I Am The Enemy You Killed Brother
Dauda Jimoh (Emancipator)
In a small town, there lived two brothers, Ade and David. They shared the same household but had different mothers. David, being the elder one, was protective of Ade, even though they weren’t full-blooded siblings. They attended the same secondary school, where David was an exceptional student, known for his brilliance and leadership as the head prefect.One day, tragedy struck when David’s mother passed away, leaving him devastated. To support him, David moved in with Ade’s mother, who became his stepmother. Their father worked hard as a salary earner to provide for the family. After completing secondary school, David was advised to learn a vocational skill – vulcanizing. Although he had dreams of furthering his education, financial constraints forced him to accept this path. Three years passed, and David became an expert in his trade, while Ade graduated from secondary school. Ade’s academic journey took him to the prestigious University of Lagos, where he pursued English and Literary Studies. However, their parents couldn’t afford to sponsor both brothers’ education, and David felt bitter about being left behind after he finished secondary school.One day, David mustered the courage to approach their father about his education. Sadly, his father encouraged him to continue with his vocational training and wait until Ade graduated from the university. To David’s surprise, his stepmother echoed the same sentiment, citing financial difficulties as the reason behind their decision. David felt betrayed and longed for the support of his late mother, believing she would have fought for his right to education. He felt like an enemy in his own family, as if his brother’s academic success came at the cost of his own dreams.A few weeks later, as Ade prepared to leave for the university, he noticed David sitting alone in the sitting room. He greeted his brother, but David responded with a nod, showing his inner turmoil. Before Ade could leave, David whispered in his ear, “Academically, I am the enemy you killed, brother.” Ade, feeling slighted by David’s resentment, replied, “I am less concerned with your miserable life.” The harsh exchange left David feeling even more isolated and distressed.Over the years, Ade excelled in his studies and graduated with honors. He completed his National Youth Service Corps (NYSC) and secured a position as a lecturer in Ogun State. On the other hand, David, disillusioned with his vocational path, switched to becoming a driver to support his own family. As time passed, the distance between the brothers grew, fueled by unresolved emotions and unspoken words. The wounds of the past had left their mark, and they led separate lives, each grappling with their own challenges.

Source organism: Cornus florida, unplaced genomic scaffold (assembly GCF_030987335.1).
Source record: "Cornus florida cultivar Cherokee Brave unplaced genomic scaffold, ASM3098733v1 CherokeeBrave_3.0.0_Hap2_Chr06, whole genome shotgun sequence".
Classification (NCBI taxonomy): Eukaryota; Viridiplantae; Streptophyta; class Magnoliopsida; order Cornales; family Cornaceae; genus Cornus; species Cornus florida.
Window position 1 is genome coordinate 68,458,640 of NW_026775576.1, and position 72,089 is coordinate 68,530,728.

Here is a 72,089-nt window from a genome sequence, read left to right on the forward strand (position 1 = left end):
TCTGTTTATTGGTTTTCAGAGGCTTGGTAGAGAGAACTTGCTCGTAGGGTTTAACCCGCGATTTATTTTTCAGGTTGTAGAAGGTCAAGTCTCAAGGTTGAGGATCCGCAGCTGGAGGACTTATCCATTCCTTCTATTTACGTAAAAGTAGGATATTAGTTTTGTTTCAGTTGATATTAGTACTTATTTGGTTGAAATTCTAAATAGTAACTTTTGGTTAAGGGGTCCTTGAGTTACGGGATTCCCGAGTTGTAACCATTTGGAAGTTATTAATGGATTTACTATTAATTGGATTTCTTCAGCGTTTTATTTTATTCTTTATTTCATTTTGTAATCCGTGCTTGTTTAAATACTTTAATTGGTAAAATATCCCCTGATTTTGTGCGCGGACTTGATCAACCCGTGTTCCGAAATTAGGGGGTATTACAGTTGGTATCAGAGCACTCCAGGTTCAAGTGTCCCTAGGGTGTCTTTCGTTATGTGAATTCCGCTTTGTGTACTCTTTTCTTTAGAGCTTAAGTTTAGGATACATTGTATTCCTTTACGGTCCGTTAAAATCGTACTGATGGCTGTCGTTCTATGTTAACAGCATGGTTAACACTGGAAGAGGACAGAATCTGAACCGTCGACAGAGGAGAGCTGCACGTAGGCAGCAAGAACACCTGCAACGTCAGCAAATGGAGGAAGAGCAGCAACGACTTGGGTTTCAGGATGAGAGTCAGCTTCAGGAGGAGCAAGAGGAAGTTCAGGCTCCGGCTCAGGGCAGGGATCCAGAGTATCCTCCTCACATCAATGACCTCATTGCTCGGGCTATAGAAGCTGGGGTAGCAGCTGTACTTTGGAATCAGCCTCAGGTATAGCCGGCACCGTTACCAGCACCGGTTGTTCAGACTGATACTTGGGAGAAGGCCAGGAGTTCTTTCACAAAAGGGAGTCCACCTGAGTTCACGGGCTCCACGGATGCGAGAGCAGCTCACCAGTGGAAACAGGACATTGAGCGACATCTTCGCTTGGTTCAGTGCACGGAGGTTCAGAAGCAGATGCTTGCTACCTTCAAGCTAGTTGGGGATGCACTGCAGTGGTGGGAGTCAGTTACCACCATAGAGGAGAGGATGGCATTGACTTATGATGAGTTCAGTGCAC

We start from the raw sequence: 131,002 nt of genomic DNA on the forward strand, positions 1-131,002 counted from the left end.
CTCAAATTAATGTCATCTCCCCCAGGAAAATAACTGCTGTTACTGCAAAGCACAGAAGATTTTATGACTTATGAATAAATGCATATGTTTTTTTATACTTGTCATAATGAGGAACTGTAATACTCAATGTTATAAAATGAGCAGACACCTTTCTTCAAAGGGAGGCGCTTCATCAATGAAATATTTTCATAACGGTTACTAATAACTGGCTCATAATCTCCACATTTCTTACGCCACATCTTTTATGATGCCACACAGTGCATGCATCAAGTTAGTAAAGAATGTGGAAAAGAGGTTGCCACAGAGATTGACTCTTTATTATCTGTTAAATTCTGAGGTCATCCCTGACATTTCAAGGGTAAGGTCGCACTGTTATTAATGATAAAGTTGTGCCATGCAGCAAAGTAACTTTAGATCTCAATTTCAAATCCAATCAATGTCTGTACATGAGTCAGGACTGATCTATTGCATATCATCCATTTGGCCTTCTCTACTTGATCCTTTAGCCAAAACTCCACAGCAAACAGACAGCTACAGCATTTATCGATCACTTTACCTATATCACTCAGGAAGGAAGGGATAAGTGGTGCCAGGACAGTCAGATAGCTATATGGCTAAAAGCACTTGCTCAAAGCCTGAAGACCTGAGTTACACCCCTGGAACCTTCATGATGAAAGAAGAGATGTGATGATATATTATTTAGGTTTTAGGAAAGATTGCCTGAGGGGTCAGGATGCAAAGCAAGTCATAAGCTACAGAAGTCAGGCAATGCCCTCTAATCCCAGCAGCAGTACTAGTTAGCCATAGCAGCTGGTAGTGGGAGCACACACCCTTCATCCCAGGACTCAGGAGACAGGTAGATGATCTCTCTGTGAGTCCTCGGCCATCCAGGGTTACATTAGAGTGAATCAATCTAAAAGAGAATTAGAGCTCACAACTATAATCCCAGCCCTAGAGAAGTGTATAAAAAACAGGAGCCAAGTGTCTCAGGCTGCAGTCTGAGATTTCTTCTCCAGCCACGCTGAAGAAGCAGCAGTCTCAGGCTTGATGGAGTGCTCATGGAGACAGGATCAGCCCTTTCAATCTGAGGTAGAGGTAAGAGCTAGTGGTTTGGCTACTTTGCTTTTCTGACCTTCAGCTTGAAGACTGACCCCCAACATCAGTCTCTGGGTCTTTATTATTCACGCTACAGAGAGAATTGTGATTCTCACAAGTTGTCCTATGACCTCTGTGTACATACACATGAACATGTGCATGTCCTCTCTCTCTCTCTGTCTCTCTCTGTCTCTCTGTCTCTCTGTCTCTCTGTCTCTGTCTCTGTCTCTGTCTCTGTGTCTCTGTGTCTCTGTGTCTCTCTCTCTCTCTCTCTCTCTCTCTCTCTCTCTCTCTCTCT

Jimoh Dauda EMANCIPATOR
ENGLISH AND LITERARY STUDIES